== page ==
“Okay, well, you’re still not supposed to touch my phone. And lying about it is wrong too. Just remember that God’s your witness. You know right from wrong. Your conscience is your guide.” I patted his ruffled head, feeling the stickiness of the gel.

“Yes, Daddy.”

My wife, Maria, smiled as she poured milk into Timothy’s bowl, our morning routines syncing. After seven years of marriage, our movements around each other in the kitchen had become a dance, each of us following our steps to perfection. Her brown curly hair pulled up in her usual relaxed updo that dropped random curls around her pretty face, she returned the milk jug to the fridge.

I kissed her cheek and she turned, allowing me to press two more kisses to her soft lips. Her blue eyes glistened with sadness.

“Why so sad, Mia?” I knew. At least I suspected. It had become a topic of whispered conversation for weeks now.

She tossed a quick look at Timothy. In a hushed tone she said, “I can’t stop thinking about Sadie.” Turning from me, she poured coffee into my waiting travel cup with an unsteady hand. “Natalie called again yesterday, and it’s been on my mind all night. I don’t think I slept a minute.”

I moved in closer to catch her soft words. “Nothing’s changed?”

Shaking her head, she handed me my coffee. “They took her to another therapist, hoping maybe this one will help. It’s just awful.” Her lips turned down at the corners in a way that tore at my heart, and she pressed fingers to her forehead as if pushing against a headache. “One second she’s a happy, playful little five-year-old, the next, she’s quiet, reserved, depressed . . . “ Her words faded into a heavy sigh.

“How long since they took her out of daycare?”

“Three weeks now.”

“And she still hasn’t spoken?”

Another shake of the head. “Nope.”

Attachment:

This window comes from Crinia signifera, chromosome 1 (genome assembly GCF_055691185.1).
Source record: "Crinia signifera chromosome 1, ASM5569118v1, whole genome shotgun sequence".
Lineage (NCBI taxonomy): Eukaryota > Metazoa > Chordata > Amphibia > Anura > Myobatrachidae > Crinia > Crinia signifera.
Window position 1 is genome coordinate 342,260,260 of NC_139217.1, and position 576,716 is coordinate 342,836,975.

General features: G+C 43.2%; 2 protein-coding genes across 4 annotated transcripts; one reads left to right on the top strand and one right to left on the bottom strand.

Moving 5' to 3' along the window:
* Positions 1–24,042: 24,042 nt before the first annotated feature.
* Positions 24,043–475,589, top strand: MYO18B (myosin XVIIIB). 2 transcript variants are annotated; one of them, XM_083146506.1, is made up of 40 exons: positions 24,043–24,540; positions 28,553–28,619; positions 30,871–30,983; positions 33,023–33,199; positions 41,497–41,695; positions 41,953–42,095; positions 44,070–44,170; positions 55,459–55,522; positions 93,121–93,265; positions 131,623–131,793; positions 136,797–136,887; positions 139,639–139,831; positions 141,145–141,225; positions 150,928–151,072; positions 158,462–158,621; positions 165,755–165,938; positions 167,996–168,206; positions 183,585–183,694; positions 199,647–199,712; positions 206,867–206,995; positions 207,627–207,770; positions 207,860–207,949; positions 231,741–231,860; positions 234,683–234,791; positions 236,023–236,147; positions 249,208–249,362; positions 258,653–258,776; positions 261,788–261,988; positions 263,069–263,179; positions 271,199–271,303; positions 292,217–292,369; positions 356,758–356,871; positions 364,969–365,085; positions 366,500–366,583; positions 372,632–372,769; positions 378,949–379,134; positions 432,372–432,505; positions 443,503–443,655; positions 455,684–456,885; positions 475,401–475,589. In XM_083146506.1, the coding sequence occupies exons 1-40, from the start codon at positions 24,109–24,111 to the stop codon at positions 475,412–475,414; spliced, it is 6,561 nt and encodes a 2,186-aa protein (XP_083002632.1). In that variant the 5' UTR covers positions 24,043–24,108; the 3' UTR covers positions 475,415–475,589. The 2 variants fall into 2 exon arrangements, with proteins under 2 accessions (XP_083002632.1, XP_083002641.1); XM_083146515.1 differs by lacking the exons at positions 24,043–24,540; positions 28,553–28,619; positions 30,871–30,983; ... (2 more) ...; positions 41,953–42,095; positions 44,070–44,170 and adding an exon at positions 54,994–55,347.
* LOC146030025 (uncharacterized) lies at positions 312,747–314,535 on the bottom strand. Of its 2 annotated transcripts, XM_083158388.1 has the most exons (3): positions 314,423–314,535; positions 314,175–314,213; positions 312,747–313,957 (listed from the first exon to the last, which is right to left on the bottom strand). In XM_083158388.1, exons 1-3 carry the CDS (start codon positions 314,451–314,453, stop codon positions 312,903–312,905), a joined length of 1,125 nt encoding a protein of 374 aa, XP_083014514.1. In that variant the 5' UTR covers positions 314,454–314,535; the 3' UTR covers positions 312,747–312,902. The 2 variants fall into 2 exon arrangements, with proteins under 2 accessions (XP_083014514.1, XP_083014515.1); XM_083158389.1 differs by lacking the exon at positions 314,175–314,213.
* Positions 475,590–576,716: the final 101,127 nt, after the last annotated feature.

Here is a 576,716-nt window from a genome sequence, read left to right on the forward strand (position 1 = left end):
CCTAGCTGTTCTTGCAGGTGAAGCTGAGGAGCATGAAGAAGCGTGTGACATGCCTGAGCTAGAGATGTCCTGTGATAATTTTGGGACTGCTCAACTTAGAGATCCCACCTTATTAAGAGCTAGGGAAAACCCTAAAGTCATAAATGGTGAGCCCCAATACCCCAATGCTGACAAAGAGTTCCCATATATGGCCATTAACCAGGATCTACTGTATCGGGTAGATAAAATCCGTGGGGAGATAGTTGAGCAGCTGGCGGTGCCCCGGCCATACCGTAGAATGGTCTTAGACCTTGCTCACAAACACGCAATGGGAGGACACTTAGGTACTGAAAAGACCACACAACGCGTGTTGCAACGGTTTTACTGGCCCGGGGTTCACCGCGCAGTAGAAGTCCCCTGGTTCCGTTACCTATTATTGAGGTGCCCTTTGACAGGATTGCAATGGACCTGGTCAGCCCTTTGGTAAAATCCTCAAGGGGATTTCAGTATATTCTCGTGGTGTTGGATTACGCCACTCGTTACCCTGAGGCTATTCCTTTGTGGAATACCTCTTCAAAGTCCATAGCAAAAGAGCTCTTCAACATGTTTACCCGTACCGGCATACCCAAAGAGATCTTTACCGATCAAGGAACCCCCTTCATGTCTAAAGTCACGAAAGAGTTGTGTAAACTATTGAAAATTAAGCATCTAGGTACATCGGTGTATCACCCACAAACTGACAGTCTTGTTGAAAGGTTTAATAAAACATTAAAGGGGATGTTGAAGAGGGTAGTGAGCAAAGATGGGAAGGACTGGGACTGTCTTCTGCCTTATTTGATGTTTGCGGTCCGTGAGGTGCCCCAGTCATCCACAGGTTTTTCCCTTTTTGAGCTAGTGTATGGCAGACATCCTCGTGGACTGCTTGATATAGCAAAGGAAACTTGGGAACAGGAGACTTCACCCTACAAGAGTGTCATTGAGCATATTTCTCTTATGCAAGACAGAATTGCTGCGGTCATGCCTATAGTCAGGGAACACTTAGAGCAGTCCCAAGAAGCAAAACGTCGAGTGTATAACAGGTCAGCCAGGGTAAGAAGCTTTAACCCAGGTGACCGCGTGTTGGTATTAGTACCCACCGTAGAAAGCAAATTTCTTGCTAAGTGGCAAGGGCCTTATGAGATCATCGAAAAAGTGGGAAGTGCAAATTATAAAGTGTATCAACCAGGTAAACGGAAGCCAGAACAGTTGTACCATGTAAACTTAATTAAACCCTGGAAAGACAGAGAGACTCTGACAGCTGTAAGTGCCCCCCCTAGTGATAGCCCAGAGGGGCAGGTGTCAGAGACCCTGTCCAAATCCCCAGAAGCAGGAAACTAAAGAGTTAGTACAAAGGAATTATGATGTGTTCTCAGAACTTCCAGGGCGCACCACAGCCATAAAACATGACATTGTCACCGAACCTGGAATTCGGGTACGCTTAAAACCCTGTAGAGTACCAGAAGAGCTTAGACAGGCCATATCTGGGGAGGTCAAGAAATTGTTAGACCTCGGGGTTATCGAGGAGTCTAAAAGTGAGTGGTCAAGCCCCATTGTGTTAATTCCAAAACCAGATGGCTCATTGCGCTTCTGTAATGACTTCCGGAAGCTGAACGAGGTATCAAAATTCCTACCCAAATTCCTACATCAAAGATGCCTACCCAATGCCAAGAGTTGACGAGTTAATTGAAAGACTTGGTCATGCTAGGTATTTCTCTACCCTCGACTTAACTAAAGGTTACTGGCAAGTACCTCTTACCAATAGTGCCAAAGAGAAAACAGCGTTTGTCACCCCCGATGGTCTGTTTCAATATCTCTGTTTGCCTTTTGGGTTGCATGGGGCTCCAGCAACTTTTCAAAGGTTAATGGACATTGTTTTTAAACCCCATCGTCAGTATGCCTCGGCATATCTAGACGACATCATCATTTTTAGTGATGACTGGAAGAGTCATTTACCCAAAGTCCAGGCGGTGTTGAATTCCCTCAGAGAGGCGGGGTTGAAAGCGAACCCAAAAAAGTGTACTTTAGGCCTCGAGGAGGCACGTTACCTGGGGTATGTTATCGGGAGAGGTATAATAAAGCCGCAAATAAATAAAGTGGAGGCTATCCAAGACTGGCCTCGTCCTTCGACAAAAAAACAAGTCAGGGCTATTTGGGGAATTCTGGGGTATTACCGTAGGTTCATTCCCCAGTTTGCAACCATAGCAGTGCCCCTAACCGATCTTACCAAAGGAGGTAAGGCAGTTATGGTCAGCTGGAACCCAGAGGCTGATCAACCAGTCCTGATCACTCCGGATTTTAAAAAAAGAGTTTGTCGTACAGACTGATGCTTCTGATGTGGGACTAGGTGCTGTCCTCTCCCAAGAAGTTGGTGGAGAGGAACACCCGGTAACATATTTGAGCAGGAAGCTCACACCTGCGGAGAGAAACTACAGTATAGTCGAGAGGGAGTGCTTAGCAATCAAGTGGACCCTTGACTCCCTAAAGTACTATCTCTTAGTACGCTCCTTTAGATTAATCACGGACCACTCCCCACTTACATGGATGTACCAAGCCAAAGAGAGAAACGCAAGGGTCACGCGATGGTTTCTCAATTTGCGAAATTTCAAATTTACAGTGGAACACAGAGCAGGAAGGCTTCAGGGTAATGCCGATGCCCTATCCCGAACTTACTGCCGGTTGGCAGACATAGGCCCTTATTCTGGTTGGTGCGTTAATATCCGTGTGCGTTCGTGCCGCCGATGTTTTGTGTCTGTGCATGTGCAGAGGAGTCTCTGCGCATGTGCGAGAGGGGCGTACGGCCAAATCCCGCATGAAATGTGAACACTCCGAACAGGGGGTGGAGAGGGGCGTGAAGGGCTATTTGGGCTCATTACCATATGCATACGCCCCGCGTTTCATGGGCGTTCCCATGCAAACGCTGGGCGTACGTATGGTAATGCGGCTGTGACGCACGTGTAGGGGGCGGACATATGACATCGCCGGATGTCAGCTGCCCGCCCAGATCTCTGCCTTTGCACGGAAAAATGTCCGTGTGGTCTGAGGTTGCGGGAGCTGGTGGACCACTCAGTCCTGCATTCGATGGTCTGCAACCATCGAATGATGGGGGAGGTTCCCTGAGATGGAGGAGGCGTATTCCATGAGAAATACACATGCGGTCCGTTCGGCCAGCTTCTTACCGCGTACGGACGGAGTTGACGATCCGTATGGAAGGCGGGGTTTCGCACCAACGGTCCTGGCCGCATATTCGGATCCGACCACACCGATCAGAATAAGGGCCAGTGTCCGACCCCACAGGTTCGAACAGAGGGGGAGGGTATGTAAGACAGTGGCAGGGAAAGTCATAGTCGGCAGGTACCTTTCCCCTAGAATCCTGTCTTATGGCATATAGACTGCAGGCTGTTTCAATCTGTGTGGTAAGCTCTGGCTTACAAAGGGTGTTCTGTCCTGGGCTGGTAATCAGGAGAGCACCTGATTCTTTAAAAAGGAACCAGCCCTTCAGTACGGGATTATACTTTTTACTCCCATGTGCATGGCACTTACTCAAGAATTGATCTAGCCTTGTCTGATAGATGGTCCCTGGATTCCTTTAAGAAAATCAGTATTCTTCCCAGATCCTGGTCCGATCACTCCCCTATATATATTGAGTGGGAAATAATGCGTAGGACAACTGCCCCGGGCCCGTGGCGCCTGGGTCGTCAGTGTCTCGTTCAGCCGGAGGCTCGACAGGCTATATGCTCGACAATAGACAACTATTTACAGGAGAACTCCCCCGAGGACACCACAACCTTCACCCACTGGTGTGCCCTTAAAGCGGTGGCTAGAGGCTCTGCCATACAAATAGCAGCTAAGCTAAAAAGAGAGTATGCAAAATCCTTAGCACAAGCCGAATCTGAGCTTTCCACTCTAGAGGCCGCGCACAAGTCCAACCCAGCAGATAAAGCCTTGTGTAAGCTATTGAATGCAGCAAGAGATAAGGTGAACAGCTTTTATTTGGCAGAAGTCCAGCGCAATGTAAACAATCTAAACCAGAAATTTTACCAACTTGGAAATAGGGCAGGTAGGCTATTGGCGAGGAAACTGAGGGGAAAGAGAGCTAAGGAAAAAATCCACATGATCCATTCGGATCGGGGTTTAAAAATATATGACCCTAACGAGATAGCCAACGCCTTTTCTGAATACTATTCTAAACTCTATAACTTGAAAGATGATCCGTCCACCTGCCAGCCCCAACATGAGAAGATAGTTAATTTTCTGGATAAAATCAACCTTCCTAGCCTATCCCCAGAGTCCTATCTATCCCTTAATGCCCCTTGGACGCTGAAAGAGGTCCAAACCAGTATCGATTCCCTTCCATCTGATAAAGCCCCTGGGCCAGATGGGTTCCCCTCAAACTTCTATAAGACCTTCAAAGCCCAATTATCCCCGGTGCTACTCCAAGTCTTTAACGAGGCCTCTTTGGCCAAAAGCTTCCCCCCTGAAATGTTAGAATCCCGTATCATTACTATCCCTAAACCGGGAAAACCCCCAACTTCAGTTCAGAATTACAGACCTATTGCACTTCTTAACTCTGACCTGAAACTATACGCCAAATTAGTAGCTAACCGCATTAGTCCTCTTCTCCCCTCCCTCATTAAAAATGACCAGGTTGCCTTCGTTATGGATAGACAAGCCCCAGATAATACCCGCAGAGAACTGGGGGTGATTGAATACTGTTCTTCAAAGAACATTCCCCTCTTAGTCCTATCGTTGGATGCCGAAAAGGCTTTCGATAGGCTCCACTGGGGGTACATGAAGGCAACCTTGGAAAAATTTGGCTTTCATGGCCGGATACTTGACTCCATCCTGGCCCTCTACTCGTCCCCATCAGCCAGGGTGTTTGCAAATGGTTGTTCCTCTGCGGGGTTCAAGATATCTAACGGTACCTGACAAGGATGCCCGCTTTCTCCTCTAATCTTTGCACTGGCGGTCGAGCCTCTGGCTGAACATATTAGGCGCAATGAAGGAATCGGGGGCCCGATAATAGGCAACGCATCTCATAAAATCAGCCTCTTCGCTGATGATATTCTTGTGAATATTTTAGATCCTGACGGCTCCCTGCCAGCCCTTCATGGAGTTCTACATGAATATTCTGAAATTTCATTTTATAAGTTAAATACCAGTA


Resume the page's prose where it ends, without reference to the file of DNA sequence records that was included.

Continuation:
I squeezed her shoulder.

Although not completely sure what had happened to Sadie, we understood it to be an awful situation. Typical signs presented themselves. Horrifically obvious and in a way that made my chest tighten. Sadie, born a month before Timothy, had become a sad statistic.

Looking at my son, now absently shoveling a heaping spoonful of cereal into his mouth, anger gushed in me. Milk spilled from his full mouth as he tried to squeeze out a smile, oblivious to the tension that filled the space, or the truth that caused it. As it should be. No child should know such evil. If only.

I set my coffee mug on the bar so that I could push Timothy’s cereal bowl closer to him, poised to catch spills.

Until this incident, Sadie’s bright smile was a permanent fixture on her delicate features. She was always happy, always laughing. Her little blond curls bobbed and her eyes danced as evidence. She was a joy to be around. Now so deflated in her demeanor, she’d become a fearful child, extremely clingy. Panic replaced the light in her eyes. The therapists had verified it. She’d been the target of an evil deed. I could hardly imagine the words, let alone voice them.

Without prompting, my mind attempted to visualize. I closed my eyes tight, blocking out any scene the devil sought to conjure in my thoughts. No one knew who or where, but Sadie had been pulled from kindergarten. Her mother, Natalie, had quit her job so she could keep her baby home. Close. Safe. She started working from home to maintain the demands of a single parent lifestyle. But she could do nothing about what had already breached the child’s mind or violated her being.

Maria leaned past me, wiping a sponge over spilled milk around Timothy’s bowl. “I’m going to Adoration again today.”

I nodded. “Good idea.”

My wife’s devotion to the Lord had made it easy to bring her home to meet my parents all those years ago. We were still young, but they adored her, as did I. Her faith bound us together, strengthening our union.

“Did you make it to Confession yet?”

I cringed. It had been a while, and I’d been putting it off, distracted with work. A bad habit that would only lead to a lukewarm faith, if I didn’t watch myself.

My phone buzzed in my pocket. “I’ll try today.” I reached for it and glanced at the screen. Seventeen missed calls, along with an untold number of text messages, mostly from my boss.

-Get in asap

-Crisis. Do you live under a rock?

-Check the news

-Elijah! Call!

“Everything okay?” Maria asked from the sink, her back toward me.

“Hmmmm,” was all I offered, one ear working to register her words, while my eyes breezed through my messages. “I’m sorry, Mia. I have to go.”